The sample size for the primary outcome measure was estimated using data from a study of FOT lung resistance changes at 5 Hz (R5) before and after patients underwent surgery for >2hrs under general anesthetic. Based on those outcomes, using a 1-sided T-test with alpha = 0.05, and beta = 0.8, sigma = 0.82, u1 = 2.31 and u2 = 2.75 the sample size required is 22 subjects. In order to account for drop-outs/attrition, 25 patients who experience HDD will be recruited to complete the study. The rate of HDD is different for the two standard types of upper extremity of nerve blocks used in this study. In the literature, ISB causes HDD in 100% of cases, while SCB incidence of HDD has been estimated at 50-67%. Historically, SCB are performed at a 4:1 ratio compared to ISB at our institution during normal surgical case loads. Based on these approximations, we anticipate recruiting 5 ISB (with 100% HDD) and 40 SCB (with a conservative estimated rate of 50% HDD) nerve block patients to meet our event rate based recruitment of a total of 25 patients who develop HDD for a total of 45 patients recruited.
Continuous respiratory variables automatically calculated by the Tremflo FOT device, such as respiratory system resistance, reactance, resonance frequency, tidal volume and respiratory rate will be expressed as mean and standard deviation or median and interquartile range dependant on their distribution. Changes in respiratory system resistance, reactance, resonance frequency, tidal volume and respiratory rate from before and after nerve block will be compared using ANOVA or appropriate non-parametric testing.
Participants will not be receiving any compensation, financial or otherwise, for their participation in this study.
Device: Thorasys Tremoflo C-100 Airwave Oscillometry System (FOT)
Ultrasonography will be used to confirm hemidiaphragm dysfunction after brachial plexus nerve block. In subjects with U/S confirmed hemidiaphragm dysfunction, FOT measurements will be taken before and after nerve block and post-operatively after upper extremity surgery.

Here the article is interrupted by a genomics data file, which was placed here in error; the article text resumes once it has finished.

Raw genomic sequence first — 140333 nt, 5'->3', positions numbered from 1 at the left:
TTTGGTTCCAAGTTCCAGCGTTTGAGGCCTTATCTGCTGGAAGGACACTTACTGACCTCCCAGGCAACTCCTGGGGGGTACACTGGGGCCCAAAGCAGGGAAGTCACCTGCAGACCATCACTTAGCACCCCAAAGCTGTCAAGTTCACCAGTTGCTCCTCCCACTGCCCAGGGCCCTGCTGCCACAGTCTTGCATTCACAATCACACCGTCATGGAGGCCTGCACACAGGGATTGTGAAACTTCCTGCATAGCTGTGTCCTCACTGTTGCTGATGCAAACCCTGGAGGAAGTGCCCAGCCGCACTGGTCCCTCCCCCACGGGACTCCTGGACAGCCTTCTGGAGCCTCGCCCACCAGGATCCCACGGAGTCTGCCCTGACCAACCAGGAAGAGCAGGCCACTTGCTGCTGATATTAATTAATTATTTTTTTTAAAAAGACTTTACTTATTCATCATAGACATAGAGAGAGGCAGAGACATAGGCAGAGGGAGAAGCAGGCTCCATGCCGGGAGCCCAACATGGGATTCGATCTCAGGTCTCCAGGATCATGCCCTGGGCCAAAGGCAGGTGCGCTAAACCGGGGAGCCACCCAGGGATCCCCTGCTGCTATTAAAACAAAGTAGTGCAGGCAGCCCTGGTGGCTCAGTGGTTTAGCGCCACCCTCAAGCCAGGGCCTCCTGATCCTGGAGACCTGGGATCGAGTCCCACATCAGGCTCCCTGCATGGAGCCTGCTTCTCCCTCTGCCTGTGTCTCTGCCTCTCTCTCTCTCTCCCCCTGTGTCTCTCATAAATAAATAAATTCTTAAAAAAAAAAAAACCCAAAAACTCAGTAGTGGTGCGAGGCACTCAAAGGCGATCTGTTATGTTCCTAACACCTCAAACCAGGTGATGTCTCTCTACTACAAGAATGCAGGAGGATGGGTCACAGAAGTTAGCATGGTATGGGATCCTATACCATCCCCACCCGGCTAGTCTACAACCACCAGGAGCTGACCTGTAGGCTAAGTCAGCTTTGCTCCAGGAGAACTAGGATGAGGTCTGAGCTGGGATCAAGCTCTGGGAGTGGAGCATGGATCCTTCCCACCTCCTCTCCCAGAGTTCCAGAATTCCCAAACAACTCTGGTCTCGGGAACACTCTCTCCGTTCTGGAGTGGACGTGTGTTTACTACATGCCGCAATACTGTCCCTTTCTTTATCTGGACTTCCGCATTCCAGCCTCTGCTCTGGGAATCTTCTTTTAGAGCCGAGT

Lung resistance - R(f) changes after brachial plexus block and ultrasound confirmed hemidiaphragm dysfunction [ Time Frame: Baseline FOT measurements taken before nerve block and repeated immediately after ultrasound confirmation of hemidiaphragm dysfunction secondary to nerve block (onset of HDD estimated to be 5-30 mins after nerve block, per serial ultrasound assessments) ]
Change from baseline FOT measured lung resistance R(f) in cmH2O/L/s
Lung reactance - X(f) changes after brachial plexus block and ultrasound confirmed hemidiaphragm dysfunction [ Time Frame: Baseline FOT measurements taken before nerve block and repeated immediately after ultrasound confirmation of hemidiaphragm dysfunction secondary to nerve block (onset of HDD estimated to be 5-30 mins after nerve block, per serial ultrasound assessments) ]
Change from baseline FOT measured lung reactance X(f) in cmH2O/L/s
Secondary Outcome Measures :
Subjective patient self reported dyspnea after brachial plexus nerve block [ Time Frame: Every 5 minutes up to 30 minutes after the brachial plexus nerve block ]
Using standard MBDS scale ("Modified Borg Dyspnea Scale", ordinal scale 0-10, 0 = no difficulty at all, 10 = maximal breathing difficulty)
Other Outcome Measures:
Post-operative Lung resistance - R(f) changes after brachial plexus block with ultrasound confirmed HDD and general anesthetic [ Time Frame: In recovery room 30-60 mins after extubation, when alert enough to be compliant with testing. ]
Change in FOT measured lung resistance R(f) after general anesthetic (cmH2O/L/s)
Post-operative Lung reactance - X(f) changes after brachial plexus block with ultrasound confirmed HDD and general anesthetic [ Time Frame: In recovery room 30-60 mins after extubation, when alert enough to be compliant with testing. ]
Change in FOT measured lung reactance X(f) after general anesthetic (cmH2O/L/s)
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Layout table for eligibility information
Ages Eligible for Study:
18 Years and older (Adult, Older Adult)
Sexes Eligible for Study:
Accepts Healthy Volunteers:
Adult patients requiring interscalene or supraclavicular nerve blocks as part of their routine standard of care, who develop ultrasound confirmed ipsilateral hemdiaphragm dysfunction.
Adult patients > 18 y
American Society of Anesthesiologists physical status class 1-3
Undergoing upper extremity surgery which requires a pre-operative brachial plexus nerve block as part of their routine standard of care.
Contraindication to nerve block
Patient refusal or inability to provide informed consent
Pre-existing hemidiaphragm dysfunction
Any significant neurologic dysfunction, or inability to visualize the diaphragm during baseline sonographic assessment